Bladder Stones in Dogs
Types and How They Form
Bladder stones in dogs (also referred to as
uroliths or calculi) are increasingly common, and can
affect both male and female dogs of all breeds and all ages.
In many cases canine bladder stones may never cause any
and may only be detected by chance
during a routine veterinarian examination.
cases, however, bladder
stones in dogs can often cause excruciating pain and life threatening
The most dangerous outcome is when a dog bladder
stone becomes lodged in its
urethra, preventing the dog from passing urine. This can
result in illnesses such as uremic poisoning, acute
canine renal failure
, hyperkalemia, or septicemia - which can prove to be fatal if not
treated as a medical emergency.
In the following article, we give an overview of:
We will also examine in detail the
role of dog
food and diet for canine bladder stones. This includes
or other vet recommended dog food, homemade dog food recipes, and
natural supplements for the treatment and prevention of canine
How Canine Bladder Stones Form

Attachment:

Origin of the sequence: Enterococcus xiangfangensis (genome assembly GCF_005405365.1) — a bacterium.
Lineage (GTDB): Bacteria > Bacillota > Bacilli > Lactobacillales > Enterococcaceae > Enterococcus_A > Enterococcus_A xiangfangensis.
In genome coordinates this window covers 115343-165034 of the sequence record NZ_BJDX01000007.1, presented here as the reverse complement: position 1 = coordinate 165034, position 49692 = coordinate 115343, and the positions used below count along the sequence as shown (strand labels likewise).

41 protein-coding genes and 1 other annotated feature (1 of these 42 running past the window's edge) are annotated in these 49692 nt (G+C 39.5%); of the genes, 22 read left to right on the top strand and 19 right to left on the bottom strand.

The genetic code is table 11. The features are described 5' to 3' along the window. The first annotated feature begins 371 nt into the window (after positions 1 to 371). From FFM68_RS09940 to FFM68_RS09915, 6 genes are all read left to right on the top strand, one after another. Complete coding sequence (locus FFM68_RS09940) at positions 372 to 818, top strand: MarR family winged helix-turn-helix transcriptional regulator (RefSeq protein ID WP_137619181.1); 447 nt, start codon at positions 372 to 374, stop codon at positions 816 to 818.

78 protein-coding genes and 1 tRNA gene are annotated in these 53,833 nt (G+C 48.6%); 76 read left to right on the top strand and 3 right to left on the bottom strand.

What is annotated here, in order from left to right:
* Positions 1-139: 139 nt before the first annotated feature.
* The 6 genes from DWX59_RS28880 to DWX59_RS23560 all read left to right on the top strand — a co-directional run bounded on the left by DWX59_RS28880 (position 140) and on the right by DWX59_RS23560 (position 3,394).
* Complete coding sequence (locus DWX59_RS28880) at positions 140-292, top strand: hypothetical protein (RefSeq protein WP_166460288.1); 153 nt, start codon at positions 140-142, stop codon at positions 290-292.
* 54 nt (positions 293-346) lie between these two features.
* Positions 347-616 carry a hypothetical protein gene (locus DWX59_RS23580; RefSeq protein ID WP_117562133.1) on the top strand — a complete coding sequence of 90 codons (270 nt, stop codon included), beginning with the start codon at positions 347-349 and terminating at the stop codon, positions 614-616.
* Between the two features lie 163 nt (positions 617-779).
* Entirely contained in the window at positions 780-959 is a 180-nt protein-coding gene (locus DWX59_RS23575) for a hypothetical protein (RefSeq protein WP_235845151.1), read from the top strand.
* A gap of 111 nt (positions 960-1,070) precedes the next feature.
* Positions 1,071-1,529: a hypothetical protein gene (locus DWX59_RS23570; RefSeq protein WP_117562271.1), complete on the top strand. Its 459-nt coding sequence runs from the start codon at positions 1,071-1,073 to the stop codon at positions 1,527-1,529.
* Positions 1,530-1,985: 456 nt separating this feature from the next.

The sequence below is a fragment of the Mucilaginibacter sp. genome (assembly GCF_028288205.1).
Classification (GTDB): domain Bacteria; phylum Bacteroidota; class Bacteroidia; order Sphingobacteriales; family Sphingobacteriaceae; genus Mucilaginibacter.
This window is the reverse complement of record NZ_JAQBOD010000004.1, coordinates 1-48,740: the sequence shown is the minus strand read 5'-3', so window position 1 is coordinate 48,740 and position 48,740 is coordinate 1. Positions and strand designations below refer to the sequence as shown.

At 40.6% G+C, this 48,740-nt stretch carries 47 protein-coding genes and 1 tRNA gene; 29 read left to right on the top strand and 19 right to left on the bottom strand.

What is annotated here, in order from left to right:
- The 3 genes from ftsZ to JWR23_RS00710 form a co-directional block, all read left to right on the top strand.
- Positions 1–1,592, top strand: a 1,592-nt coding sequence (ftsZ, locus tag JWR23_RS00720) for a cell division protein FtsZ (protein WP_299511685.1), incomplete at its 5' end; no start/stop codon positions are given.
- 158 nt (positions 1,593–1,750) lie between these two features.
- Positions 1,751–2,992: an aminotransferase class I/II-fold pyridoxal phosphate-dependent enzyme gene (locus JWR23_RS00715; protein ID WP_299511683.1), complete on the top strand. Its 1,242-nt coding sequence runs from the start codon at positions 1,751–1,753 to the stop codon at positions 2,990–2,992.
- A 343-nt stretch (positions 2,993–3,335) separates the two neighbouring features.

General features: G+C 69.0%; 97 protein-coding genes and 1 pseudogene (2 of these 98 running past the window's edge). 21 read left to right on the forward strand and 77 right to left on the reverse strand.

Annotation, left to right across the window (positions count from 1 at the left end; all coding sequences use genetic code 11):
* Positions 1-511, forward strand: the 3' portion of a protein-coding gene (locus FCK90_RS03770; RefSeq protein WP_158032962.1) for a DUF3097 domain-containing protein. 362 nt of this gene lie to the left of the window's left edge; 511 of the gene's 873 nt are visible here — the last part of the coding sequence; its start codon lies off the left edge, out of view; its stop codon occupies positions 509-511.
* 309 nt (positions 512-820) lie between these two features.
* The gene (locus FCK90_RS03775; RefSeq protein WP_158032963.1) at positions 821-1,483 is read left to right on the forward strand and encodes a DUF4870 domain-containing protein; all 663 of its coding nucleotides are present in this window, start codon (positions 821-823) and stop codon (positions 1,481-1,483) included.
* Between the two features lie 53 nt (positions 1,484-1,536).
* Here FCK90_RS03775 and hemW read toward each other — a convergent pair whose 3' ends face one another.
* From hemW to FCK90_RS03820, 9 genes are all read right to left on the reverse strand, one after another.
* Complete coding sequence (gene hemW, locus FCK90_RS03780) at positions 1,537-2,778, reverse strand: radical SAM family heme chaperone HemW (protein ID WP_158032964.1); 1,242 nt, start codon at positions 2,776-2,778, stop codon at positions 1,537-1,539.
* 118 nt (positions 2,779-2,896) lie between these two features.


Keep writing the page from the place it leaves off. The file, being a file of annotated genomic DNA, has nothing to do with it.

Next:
A canine bladder stone forms when microscopic
crystals accumulate and unite in the dog's urinary tract
found microscopically in a urinalysis of a dog with a bladder
A diagnosis of crystals in your dog's urine
may be of concern if:
- Your dog has a history of urinary stones;
- Your dog presently has a urinary tract
or has a history of UTIs;
- Your dog is susceptible to other causes of canine
It is important to understand, however, that it is not
a healthy dog to be diagnosed with crystals, and these findings are
Additionally, crystals may
form in urine within 30 minutes after collection, creating a false
positive, so it's important that testing is done promptly.
As per Narda
Robinson, DO, DVM, "Dispelling Myths About CaOx
Uroliths, Veterinary Practice News - "Individuals
millions of urinary crystals daily without producing stones. Fluids
flushing the urinary tract counter the supersaturation of stone-forming
solutes. Ensuring regular intake of clean, fresh water serves as the
primary prevention strategy."
your dog has been diagnosed with crystals but has
no symptoms, no urinary stones and no canine